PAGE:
Sense and Nonsense: What Belongs to the Wise Man

Book one, chapter one, of Aquinas’s Summa Contra Gentiles, concerning wisdom, begins by citing Proverbs: “My mouth shall meditate truth, and my lips shall hate iniquity” (8:7). Aquinas finds two sides to this statement. The first is “to medi­tate and speak forth of the divine truth which is truth in person”; the second, “to refute the opposing error or im­piety.” Impiety is “falsehood against the divine truth.” The divine truth is the Word.

Meanwhile, in Leo Strauss’s 1964 book, The City and Man, we find a relat­ed passage: “In the words of Thomas Aquinas, reason informed by faith, not natural reason simply, to say nothing of corrupted reason, teaches that God is to be loved and worshiped. Natu­ral reason cannot decide which of the various forms of the divine worship is the true one, although it is able to show the falsity of those which are plainly immoral” (34). Behind Strauss’s comment is the notion that the God of Aristotle had no personal relation with human beings in the world.

But which form of worship is the “true one”? Reason can at least indi­cate what forms are immoral. Reason should “refute the opposing error.” It takes reason informed by faith, how­ever, to tell us how God is to be wor­shiped and loved; reason alone cannot do this. If God has indicated how He is to be worshiped, our reason can tell us that it is not contradictory to par­ticipate in it. In doing so, it becomes more “reason.”

Pope Benedict XVI touched on this point in Deus Caritas Est. For the Christian, God chooses whether and what He creates. He “loves man.” In contrast, “the divine power that Aris­totle…sought to grasp through re­flection is indeed for every being an object of desire and of love—and as the object of love this divinity moves the world—but in itself it lacks noth­ing and does not love: it is solely the object of love.” Thus, man does wor­ship and love God, but God first loves man. Within the Godhead exists an inner Trinitarian life. The world need not exist. If the world does exist, God can explain the world to us, including how we are to worship.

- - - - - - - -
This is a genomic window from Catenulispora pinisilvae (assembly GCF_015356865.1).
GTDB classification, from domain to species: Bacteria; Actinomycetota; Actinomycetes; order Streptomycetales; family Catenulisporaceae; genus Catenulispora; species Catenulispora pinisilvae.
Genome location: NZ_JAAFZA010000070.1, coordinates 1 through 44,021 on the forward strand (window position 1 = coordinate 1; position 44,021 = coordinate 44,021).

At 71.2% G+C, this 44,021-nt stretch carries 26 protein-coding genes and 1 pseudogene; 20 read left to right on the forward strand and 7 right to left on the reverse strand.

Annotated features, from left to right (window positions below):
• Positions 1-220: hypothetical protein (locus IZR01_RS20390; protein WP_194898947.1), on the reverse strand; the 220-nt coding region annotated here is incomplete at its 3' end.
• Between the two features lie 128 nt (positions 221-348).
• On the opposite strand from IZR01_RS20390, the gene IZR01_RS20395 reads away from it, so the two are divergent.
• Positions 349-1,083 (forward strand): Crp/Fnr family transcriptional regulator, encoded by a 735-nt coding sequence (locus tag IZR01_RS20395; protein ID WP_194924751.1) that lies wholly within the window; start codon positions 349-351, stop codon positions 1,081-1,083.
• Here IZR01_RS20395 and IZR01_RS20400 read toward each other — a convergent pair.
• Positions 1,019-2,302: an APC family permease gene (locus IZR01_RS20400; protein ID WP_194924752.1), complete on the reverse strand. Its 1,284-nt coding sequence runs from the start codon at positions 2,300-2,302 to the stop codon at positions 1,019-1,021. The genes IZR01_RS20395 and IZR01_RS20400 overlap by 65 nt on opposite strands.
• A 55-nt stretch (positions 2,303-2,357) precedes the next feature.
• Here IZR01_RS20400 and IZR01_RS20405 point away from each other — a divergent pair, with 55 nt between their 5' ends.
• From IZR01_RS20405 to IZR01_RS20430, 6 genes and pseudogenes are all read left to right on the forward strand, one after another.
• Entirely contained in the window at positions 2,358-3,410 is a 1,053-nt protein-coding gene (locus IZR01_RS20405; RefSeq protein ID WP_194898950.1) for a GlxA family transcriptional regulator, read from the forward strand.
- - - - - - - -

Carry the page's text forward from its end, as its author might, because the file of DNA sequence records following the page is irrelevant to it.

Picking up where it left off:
Aquinas begins the Summa Con­tra Gentiles by telling us that the phi­losopher is to “name” things. The wise man is the one who sees “the order of things” and rules accordingly. We know the order from its end. The “ab­solutely wise man” looks to the “end of the universe.” He is concerned with its “highest causes.”

Aquinas next says that “the first author and mover of the universe is intellect.” He adds that “the ultimate end of the universe must, therefore, be the good of the intellect.” And the good of the intellect is “truth.” Thus, “truth must be the ultimate end of the whole universe.” These are remark­able sentences.

Aquinas continues: “Wisdom tes­tifies that He has assumed flesh and came into the world in order to make this truth known.” Aquinas under­stands that Aristotle does not know of this Incarnation. Yet Aquinas says, nonetheless, “the Philosopher [Aristo­tle] himself establishes that first phi­losophy [metaphysics] is the science of truth, not of any truth, but of that truth which is the origin of all truth, namely, which belongs to the first principle whereby all things are.”

Knowledge of truth includes knowledge of what is not true. Aqui­nas uses the example of medicine, which “seeks to effect health and to eliminate illness.” The wise medical man teaches how to effect health in the patient; this is his end. To accom­plish this he must know what sickness is. Consequently, the wise man has to show what is true and refute what is false.

It is the function of the wise man to order things. The ultimate order of things betrays intellect, to the very truth of which we are to order our­selves. Only in this way are we wise.

Rev. James V. Schall, S.J.

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Rev. James V. Schall, S.J., (1928-2019) taught government at the University of San Francisco and Georgetown University until his retirement in 2012. Besides being a regular Crisis columnist since 1983, Fr. Schall wrote nearly 50 books including The Mind That Is Catholic from Catholic University of America Press; Remembering Belloc from St. Augustine Press; and Reasonable Pleasures from Ignatius Press. His later books include A Line Through the Human Heart: On Sinning and Being Forgiven (2016) and On the Principles of Taxing Beer and Other Brief Philosophical Essays (2017). His last books are Catholicism and Intelligence (Emmaus Road, 2017); The Universe We Think In (CUA Press, 2018); Run That By Me Again (Tan, 2018) and The Reason for the Season (Sophia Institute Press, 2018).

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